May 202015
 
Saudi-Arabia-and-US-flags

Daniel Larison of The American Conservative, who is one of my favorite writers on foreign policy, nails the failed War on Yemen while reviewing Chris Christie’s jumbled mess of a speech:

The devastation of Yemen is what can happen when the U.S. foolishly sides with its clients in a conflict in which it shouldn’t be involved. If Christie had his way, the U.S. would be doing a lot more of this. Christie goes on to say that “[w]e need to do more to organize our allies into a strong coalition on the ground in Yemen,” because inflicting more death and destruction on that country is somehow necessary and desirable. Nothing says “leadership” like sending poor conscripts to invade an impoverished, wrecked country that poses no threat to anyone.

Click here to read the whole thing.

I give no quarter to President Obama’s administration in this mess. They unswervingly supported Saudi Arabia’s military adventurism in Yemen at the outset and it has turned into a huge disaster.

Saudi-Arabia-and-US-flagsA couple weeks ago, I listened to a BBC documentary, which talked about House of Saud dictatorship’s new-found muscular foreign policy. As the region has become more chaotic and unstable, Saudi Arabia has become more assertive in its foreign policy. And yet:

The Houthis aren’t acting as proxies for Iran, and their conflict with Hadi’s government is based in local grievances and political rivalries. Whatever has happened in Yemen, Iran didn’t “launch” it and has almost nothing to do with it. The thing that has done the most to “devastate” the country (which also isn’t an ally) is the Saudi-led war that the U.S. supports. Yemen is a perfect example of how the U.S. errs so badly when it feels compelled to back up its clients against supposed regional threats.

The Saudi dictatorship can’t even wage war on a failed state properly, nor can they reasonably justify their actions to those not beholden to their oil wealth (read: the US gummint).

May 142015
 
game-of-thrones

Or… Am I about to be banished from popular mass culture?
[Note: contains one minor spoiler so if you haven’t watched the first two episodes, please skip].

For years, I’ve resisted being drawn into the popular HBO series, Game of Thrones. Mostly out of laziness. As with most HBO shows, it has a fanatical following. People who wouldn’t otherwise like Fantasy have been drawn in. People who love Fantasy love it all the more.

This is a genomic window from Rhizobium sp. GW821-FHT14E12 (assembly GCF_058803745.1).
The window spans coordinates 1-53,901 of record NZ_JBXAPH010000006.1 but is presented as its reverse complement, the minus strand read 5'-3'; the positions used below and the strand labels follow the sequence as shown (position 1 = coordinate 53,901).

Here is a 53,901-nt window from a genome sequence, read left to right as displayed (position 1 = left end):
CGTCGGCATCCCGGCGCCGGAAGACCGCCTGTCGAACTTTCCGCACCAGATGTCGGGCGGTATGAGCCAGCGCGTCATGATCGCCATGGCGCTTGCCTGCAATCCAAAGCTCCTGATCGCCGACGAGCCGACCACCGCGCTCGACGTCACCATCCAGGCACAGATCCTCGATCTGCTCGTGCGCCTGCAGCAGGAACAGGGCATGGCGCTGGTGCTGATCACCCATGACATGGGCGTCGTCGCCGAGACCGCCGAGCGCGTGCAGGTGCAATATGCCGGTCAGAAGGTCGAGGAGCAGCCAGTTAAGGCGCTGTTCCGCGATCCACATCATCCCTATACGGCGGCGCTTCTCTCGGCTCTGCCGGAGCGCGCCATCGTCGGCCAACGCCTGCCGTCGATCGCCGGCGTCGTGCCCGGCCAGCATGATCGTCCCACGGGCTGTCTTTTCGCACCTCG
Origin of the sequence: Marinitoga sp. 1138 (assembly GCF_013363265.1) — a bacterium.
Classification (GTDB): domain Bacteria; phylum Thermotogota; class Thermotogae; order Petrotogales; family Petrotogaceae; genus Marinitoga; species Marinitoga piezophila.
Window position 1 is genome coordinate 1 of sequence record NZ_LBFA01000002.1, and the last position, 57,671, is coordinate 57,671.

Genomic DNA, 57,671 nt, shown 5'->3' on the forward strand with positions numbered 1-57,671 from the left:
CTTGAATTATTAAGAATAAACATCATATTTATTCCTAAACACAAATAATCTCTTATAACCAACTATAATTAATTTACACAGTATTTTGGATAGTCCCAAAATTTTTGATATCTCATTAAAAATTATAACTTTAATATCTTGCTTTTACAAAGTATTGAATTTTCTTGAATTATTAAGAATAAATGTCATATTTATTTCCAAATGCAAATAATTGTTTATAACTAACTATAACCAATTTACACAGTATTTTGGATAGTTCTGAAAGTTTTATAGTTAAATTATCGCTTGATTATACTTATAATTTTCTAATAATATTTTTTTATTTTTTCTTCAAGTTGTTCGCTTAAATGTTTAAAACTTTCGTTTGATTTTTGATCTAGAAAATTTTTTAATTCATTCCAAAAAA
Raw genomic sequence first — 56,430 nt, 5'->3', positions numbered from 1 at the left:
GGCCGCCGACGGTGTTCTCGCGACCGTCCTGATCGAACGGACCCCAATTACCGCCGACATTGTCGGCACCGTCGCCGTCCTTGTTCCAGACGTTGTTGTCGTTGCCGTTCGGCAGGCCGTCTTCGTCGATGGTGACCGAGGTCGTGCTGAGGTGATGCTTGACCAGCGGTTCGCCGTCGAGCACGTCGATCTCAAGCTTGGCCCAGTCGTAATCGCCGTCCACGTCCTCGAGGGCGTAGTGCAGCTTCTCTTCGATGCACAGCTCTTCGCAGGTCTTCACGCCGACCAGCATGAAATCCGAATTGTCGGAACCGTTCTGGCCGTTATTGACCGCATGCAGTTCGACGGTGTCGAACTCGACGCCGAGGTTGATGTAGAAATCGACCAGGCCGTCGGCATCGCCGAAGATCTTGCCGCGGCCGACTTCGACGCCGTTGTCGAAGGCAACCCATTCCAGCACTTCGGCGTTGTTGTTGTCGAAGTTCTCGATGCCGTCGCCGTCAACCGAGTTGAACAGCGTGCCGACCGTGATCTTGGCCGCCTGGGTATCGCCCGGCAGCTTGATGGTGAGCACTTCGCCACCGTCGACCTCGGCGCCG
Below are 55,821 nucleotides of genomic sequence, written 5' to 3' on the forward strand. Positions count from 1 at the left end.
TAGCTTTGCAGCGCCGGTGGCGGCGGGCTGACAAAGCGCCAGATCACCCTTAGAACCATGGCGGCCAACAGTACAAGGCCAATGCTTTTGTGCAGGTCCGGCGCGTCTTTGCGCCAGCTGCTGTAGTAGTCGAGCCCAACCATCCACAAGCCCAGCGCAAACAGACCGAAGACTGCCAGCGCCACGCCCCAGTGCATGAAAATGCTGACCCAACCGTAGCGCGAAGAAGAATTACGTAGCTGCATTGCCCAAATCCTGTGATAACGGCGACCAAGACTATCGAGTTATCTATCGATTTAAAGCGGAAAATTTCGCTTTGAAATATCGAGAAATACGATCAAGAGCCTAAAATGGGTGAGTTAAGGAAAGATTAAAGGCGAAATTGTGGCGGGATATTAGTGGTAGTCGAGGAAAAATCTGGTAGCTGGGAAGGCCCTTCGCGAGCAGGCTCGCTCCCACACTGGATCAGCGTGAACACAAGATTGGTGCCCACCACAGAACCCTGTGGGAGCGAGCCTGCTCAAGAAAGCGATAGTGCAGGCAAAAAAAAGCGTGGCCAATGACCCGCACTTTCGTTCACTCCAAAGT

I acquired season one a few years ago and then just never watched it. My friends used all kinds of reasons to get me to take it up. Arguments about the quality of the production (whatever the #$%@ that means). The acting. The storylines.  The huge amounts of violence. The gratuitous sex and nudity; apparently Game of Thrones boasts the most boobs per episode of any major television series.

Last fall, I watched episode one. My friends weren’t wrong. The opening sequence is really cool. The acting is good. Attractive people having sex. Yay. And yawn.

A couple weeks ago, I watched episode two. And well, eff that shit. Continue reading »

May 122015
 
war-n-israel-america1

In an Economist.com article on a scheduled summit between American and the six members of the Gulf Co-operation Council on May 13th and 14th, this blurb caught my eye:

And he [President Obama] cannot meet all the Gulf requests for advanced weaponry, because congressional legislation requires that Israel must maintain a “qualitative military edge” over its neighbours. [Emphasis mine]

That the USA and Israel have a special relationship is no surprise. Israel has been the only consistently functioning democracy in a region of states replete with strife and governmental incompetence.

It also makes some type of sense that the USA would want to ensure that its favored state in the region should have the ability to defend itself. But I find no compelling interest in the USA hamstringing itself because of a requirement that Israel continue to be able to kick its Arab neighbors’ collective arse. Continue reading »

Apr 302015
 
Girls Sharing Chocolate Milk

Years ago, I interned at a small tech firm in the suburbs of Pittsburgh. When we would go out for lunch, I would invariably order a chocolate milk with my meal. This amused my coworkers and the wait staff. After I left the company, my former coworkers went out to lunch one day and their waitress asked, “Hey, where’s the chocolate milk guy?”